Such a structure complicates production of moulding tools and increases not only the cost of the tooling but also the cost of the finished product.

According to one form of the present invention, a nebuliser the atomising a substance entrained into a stream of gas includes a casing, a nozzle head having at least one gas outlet and a reservoir disposed around said at least one gas outlet for receiving the substance and from which the substance is atomised by the stream of gas, means for introducing the substance to be atomised into the nebuliser, at least two holes opening into the reservoir through which the substance to be atomised is drawn by the stream of gas issuing from said at least one gas outlet and an airflow control device having a bridge bar which is locatable for interception of the gas issuing from said at least one gas outlet so as to be freely angularly displaceable for deflecting the stream of gas issuing from said at least one gas outlet across the reservoir.

Preferably the angularly displaceable airflow control device includes a tubular carries which fits on and around the nozzle head to support the bridge bar and which further includes spacing means for positioning the bridge bar in a spaced relationship relative to the reservoir and said at least one gas outlet.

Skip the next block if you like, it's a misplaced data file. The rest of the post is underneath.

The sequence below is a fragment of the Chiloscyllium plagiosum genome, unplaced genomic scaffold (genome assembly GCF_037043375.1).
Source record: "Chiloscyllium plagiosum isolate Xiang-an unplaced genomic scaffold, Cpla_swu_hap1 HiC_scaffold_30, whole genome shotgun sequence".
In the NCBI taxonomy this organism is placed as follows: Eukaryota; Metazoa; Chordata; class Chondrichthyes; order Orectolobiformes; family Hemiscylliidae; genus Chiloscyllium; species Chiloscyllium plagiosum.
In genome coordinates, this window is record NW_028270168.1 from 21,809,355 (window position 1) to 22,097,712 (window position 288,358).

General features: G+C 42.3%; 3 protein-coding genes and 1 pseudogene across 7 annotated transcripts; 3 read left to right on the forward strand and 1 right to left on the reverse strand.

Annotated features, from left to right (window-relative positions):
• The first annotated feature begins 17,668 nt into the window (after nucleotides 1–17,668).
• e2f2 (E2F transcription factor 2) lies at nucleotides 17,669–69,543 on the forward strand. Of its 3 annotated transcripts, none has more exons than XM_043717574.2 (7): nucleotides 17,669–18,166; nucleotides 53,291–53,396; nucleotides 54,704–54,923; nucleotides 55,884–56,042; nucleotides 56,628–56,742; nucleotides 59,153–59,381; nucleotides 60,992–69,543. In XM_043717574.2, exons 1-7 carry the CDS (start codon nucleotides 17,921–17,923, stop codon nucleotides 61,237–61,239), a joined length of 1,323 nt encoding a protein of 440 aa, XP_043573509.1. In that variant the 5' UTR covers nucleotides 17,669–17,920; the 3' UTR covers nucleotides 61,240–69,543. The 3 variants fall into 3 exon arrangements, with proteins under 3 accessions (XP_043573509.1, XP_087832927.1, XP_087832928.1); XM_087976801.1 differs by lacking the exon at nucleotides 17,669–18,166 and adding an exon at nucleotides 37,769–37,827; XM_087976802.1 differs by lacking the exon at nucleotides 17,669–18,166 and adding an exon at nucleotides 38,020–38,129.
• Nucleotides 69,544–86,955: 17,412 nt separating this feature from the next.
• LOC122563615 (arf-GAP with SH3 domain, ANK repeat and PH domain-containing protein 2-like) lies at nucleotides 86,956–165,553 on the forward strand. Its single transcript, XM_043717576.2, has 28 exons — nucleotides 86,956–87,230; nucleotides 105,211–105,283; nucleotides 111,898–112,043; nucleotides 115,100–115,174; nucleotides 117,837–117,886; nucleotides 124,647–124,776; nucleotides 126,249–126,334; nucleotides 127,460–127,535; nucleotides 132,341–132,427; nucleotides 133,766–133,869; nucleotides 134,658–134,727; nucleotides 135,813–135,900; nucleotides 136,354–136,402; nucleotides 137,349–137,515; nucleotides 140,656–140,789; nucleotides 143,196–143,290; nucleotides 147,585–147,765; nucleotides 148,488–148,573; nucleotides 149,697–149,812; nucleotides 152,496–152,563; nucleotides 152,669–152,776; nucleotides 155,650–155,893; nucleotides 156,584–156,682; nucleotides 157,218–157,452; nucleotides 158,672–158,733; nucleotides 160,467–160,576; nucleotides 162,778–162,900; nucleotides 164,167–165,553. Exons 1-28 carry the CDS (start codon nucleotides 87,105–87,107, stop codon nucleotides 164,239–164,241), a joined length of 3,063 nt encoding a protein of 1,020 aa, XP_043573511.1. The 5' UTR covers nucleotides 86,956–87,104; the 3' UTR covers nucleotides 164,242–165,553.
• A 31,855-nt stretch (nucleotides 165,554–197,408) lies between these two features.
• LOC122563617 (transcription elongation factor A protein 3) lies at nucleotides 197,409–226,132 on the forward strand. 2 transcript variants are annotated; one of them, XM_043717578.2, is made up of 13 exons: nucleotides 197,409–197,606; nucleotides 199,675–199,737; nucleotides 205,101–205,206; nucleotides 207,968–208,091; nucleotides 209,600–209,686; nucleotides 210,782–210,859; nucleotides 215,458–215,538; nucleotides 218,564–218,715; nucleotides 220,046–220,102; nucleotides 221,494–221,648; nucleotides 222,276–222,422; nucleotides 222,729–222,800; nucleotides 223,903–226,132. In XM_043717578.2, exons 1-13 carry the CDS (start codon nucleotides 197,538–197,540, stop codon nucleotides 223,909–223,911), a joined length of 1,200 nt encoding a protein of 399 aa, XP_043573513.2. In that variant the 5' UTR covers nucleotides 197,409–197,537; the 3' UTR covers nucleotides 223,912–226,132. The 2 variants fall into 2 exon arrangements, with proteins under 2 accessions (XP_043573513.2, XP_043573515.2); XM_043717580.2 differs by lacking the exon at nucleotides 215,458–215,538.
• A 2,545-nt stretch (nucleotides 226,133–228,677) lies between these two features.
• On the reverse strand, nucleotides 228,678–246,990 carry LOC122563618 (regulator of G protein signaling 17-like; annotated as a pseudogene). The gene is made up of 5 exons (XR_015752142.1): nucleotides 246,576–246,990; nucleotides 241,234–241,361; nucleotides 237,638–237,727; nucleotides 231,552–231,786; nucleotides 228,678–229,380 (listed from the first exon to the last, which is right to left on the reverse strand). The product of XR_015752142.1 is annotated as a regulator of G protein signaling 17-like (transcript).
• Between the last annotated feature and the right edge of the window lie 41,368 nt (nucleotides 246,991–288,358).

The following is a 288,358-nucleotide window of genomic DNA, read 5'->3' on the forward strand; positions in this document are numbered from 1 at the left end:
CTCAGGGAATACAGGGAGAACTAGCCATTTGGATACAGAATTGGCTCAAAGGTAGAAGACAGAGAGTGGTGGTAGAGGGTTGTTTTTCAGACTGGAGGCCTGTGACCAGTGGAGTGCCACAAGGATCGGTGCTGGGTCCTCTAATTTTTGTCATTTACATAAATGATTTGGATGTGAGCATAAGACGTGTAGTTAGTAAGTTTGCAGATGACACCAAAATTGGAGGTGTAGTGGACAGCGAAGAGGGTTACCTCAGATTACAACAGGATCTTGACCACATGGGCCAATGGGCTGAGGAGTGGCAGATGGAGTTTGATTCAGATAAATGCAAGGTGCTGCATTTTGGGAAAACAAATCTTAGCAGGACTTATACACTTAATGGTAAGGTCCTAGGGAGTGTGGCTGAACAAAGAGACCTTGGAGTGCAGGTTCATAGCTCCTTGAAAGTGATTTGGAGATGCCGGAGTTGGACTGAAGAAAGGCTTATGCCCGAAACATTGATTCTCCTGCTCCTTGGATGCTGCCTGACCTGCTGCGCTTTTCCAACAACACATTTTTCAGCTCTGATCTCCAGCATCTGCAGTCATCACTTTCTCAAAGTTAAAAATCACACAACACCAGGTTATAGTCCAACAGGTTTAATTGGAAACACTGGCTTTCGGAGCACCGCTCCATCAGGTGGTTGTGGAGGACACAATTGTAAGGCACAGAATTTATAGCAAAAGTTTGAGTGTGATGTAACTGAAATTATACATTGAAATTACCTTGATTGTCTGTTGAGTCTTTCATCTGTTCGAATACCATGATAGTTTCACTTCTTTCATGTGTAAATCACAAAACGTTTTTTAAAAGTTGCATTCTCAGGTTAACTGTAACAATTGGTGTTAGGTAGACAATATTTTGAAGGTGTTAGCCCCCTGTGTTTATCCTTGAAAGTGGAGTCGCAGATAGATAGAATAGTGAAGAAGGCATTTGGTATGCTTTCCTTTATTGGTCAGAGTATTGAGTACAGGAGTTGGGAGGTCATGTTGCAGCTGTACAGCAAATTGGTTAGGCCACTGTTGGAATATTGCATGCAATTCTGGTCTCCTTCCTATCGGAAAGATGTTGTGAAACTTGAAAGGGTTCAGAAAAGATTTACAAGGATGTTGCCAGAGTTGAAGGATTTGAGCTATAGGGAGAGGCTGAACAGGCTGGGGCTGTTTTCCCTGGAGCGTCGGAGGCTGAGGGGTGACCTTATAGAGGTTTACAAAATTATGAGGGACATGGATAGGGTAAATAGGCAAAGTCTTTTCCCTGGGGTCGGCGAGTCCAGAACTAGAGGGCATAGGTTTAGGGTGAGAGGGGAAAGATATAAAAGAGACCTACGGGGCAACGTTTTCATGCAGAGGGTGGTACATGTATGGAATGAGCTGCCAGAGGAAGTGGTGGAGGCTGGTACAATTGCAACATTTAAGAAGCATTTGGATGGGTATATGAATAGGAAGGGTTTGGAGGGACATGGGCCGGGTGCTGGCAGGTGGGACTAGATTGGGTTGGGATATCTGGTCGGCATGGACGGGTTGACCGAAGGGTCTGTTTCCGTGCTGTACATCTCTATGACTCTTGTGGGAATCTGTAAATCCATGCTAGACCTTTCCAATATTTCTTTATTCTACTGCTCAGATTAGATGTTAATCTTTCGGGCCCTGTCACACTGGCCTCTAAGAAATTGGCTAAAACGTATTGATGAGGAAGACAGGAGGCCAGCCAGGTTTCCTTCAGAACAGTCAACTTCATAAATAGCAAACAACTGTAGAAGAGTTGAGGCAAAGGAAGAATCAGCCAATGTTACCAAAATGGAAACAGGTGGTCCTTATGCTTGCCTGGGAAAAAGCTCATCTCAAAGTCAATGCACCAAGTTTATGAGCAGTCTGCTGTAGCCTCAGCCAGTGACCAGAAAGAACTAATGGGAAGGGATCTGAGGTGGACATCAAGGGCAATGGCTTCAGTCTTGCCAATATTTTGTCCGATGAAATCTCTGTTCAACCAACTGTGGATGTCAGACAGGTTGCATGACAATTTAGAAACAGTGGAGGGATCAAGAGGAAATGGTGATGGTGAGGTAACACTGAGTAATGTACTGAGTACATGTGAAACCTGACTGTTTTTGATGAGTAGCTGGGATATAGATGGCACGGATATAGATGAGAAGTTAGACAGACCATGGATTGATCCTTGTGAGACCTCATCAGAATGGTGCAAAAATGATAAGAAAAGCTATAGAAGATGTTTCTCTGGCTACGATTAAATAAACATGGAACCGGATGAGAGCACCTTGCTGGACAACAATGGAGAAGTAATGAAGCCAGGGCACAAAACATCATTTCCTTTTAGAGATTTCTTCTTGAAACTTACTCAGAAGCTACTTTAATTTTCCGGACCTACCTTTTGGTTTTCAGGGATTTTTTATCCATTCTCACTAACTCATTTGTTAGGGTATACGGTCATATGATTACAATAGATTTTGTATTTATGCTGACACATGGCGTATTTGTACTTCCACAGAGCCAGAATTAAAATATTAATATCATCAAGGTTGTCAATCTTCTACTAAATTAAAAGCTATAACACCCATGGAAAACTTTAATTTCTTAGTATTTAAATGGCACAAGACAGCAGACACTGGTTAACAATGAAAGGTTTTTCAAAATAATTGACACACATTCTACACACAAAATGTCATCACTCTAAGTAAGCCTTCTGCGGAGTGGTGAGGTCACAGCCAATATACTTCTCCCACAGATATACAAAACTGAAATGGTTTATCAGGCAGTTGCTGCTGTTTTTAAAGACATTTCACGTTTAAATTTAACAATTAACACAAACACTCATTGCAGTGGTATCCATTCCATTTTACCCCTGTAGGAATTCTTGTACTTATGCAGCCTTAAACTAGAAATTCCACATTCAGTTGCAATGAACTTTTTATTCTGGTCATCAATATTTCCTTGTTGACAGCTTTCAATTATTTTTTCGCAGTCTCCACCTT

It is advantageous to have as many holes leading to the reservoir a possible. This improves the flow of the substance to the reservoir. Four holes have been found to give a satisfactory flow of the substance whilst keeping the manufacturing cost down.

Preferably the nebuliser includes a source of the substance to be atomised in the form of a container.

It will be appreciated that where the reservoir is annular, the angular position of the diametrically supported rebound bar is irrelevant since it is always disposed diametrically across the reservoir and in line with the pressurized gas outlet.

BRIEF DESCRIPTION OF THE DRAWINGS

Embodiments of the present invention will be described hereinafter by way of example only with reference to the drawings in which:

FIG. 1 shows a sectional view of a nozzle head according to prior art reference DE 3429411;

FIG. 2 shows another view of prior art reference DE 3429411;

FIG. 3 shows a perspective view of prior art reference DE 3429411;

FIG. 4 shows an atomizer of the present invention all of which is shown in exploded cross-section except the nozzle head which is shown unsectioned;

FIG. 5 shows a part cross-sectional--part perspective view of the atomizer according to the present invention;

FIG. 6 shows a sectional view through the baffle tube of the present invention;

FIG. 7 shows a plan view of the nozzle head of the atomizer according to the present invention;

FIG. 8 shows an external view of the nozzle head before being moulded into the gas duct;

FIG. 9 shows a plan view of a baffle with two portions removed;

FIG. 10 shows a side view of the baffle with two portions removed from the mushroom portions;

FIG. 11 shows a sectional side view of the baffle assembly and base portion,

FIG. 12 shows a sectional view of the nebuliser in its assembled state; and